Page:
CONCORD, N.H. (AP) — A former New Hampshire hermit whose cabin in the woods burned down after he was ordered to leave the property after nearly three decades has been charged with trespassing there once again.
There’s been an outpouring of support for 81-year-old David Lidstone — better known as “River Dave” — since he was jailed in July and accused of squatting on the property, with donations totaling over $200,000.
Lidstone secured temporary housing after his cabin burned down as he figured out where to live next. But he recently returned to the site, turning a shed that hadn’t burned down into a makeshift home.
A fire destroyed the cabin on Aug. 4, hours after Lidstone defended himself during a court hearing. He was released from jail the next day after a judge ruled that he would have less incentive to return to “this particular place in the woods” after the cabin burned down.
The billionaire CEO of a software company gave the former hermit $180,000 in August to rebuild his cabin in a new location. A spokesperson for Palantir Technologies told the Concord Monitor that CEO Alexander Karp wrote a personal check to Lidstone.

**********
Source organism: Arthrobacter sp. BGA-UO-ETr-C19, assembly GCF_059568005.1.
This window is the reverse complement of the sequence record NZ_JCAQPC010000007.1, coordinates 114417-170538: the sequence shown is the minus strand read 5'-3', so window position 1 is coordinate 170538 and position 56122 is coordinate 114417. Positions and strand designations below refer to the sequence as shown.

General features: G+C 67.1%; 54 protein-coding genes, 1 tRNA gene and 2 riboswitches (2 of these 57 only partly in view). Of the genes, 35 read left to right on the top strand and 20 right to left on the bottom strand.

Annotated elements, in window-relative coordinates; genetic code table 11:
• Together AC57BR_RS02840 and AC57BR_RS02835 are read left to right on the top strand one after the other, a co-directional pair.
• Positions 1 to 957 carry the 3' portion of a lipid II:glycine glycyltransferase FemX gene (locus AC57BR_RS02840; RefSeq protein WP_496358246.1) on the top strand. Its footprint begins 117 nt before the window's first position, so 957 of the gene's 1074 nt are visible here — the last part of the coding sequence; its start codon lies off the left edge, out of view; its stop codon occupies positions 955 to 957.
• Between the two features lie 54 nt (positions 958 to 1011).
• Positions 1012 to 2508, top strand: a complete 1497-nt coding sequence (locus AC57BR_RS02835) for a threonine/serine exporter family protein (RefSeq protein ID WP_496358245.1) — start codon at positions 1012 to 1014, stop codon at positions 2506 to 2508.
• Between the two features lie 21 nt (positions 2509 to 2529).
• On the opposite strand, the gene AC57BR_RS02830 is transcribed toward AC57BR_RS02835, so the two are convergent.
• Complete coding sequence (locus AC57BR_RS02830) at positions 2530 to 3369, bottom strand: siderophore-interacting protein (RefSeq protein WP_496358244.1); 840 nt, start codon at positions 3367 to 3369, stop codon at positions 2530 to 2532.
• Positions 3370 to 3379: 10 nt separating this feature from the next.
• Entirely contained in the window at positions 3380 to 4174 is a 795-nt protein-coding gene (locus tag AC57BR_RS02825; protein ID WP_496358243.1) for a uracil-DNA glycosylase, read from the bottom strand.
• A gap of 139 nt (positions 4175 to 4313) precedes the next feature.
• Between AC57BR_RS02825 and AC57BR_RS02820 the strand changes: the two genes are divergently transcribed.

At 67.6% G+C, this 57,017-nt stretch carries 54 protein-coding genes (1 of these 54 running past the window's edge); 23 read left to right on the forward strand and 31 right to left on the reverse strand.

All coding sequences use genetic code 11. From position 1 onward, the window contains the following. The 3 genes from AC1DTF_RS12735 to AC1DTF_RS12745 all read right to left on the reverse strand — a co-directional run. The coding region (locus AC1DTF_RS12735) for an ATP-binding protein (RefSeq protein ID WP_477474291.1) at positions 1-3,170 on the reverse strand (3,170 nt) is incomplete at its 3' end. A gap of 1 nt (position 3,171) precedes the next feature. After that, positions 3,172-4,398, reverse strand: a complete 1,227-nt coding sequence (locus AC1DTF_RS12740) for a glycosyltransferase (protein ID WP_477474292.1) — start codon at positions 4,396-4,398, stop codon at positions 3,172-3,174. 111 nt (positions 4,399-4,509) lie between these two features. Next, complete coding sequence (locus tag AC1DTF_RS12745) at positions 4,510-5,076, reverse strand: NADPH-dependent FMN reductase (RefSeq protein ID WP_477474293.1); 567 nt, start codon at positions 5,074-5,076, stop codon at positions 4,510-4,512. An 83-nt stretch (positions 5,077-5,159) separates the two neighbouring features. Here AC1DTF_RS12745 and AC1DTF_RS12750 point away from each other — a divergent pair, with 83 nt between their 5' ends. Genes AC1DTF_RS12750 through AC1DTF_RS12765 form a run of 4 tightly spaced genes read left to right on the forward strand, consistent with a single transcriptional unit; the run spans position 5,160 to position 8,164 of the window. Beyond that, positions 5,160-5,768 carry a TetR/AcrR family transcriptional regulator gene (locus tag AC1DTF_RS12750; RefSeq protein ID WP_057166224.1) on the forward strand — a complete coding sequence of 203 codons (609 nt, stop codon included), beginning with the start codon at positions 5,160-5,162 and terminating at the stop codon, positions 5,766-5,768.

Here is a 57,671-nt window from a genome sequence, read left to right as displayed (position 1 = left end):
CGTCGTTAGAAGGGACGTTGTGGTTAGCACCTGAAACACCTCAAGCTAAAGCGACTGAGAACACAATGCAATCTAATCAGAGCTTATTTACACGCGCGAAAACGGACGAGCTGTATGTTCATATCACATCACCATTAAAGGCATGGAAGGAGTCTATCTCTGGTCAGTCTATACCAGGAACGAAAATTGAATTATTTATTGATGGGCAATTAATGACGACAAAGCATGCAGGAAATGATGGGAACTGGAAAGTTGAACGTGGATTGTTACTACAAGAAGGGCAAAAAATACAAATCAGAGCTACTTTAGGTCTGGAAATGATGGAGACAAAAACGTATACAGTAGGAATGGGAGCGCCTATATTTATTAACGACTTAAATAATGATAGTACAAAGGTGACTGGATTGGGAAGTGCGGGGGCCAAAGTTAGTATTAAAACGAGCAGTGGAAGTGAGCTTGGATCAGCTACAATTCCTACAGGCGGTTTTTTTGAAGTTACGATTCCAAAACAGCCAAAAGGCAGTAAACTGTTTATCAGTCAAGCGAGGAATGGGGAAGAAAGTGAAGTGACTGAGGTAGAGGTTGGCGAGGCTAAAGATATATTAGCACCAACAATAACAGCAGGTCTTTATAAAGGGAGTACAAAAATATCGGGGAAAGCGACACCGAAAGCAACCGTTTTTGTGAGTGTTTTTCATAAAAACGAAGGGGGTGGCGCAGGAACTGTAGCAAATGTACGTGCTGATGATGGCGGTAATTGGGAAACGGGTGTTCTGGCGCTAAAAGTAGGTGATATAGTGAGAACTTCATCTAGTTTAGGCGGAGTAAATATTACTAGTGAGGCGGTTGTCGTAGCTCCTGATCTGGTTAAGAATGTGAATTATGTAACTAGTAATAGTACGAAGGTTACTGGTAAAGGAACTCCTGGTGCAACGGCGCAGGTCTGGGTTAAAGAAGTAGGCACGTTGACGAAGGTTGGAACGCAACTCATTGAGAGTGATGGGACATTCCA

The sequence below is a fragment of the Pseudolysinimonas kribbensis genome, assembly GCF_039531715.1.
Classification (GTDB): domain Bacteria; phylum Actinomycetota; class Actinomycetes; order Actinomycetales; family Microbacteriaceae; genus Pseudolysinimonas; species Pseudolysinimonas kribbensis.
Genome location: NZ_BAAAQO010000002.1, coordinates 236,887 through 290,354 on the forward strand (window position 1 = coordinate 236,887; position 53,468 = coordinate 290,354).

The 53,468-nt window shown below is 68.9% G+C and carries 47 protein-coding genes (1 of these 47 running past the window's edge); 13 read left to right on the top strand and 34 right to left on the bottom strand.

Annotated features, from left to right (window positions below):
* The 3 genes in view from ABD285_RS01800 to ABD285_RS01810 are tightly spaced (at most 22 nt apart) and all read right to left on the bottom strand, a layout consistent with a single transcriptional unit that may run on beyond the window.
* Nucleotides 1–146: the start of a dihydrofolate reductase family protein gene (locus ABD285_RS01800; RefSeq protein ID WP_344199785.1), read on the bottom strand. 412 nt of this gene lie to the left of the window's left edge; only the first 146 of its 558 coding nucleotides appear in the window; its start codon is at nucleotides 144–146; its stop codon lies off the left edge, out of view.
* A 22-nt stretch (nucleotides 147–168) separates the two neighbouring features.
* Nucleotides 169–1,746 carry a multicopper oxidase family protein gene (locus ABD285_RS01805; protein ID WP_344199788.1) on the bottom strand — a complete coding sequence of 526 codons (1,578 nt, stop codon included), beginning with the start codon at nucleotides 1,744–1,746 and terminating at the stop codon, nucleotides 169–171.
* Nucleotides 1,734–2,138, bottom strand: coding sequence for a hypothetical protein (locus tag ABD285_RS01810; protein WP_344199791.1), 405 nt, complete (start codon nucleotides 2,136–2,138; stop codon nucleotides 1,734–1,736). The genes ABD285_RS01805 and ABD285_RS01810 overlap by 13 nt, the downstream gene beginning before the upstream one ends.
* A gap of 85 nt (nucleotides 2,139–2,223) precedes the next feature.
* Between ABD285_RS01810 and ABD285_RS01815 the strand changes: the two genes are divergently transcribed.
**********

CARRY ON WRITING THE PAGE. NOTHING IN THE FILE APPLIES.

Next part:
Lidstone lived in the woods along the Merrimack River in a small cabin adorned with solar panels for nearly three decades. He grew his own food, cut his own firewood and tended to his pets and chickens.
His off-the-grid existence has been challenged in court by a property owner who said he’d been squatting for all those years.
The woodlot where Lidstone lived was just a few miles away from Interstate 93, but it was hidden by the trees. It’s on 73 acres that has been used for timber harvests. The property has been owned by the same family since 1963.
Lidstone has claimed that years ago, the owner gave his word — but not in writing — allowing him to live there. But the current owner sees him as a squatter and wanted to tear down the cabin before the fire.
Current owner Leonard Giles, 86, of South Burlington, Vermont, didn’t know Lidstone was there until the town administrator found out in 2015 and told him, expressing concern “with regard to the solid and septic waste disposal and the potential zoning violations created by the structure,” according to Giles’ complaint in 2016.
The Associated Press contributed to this report.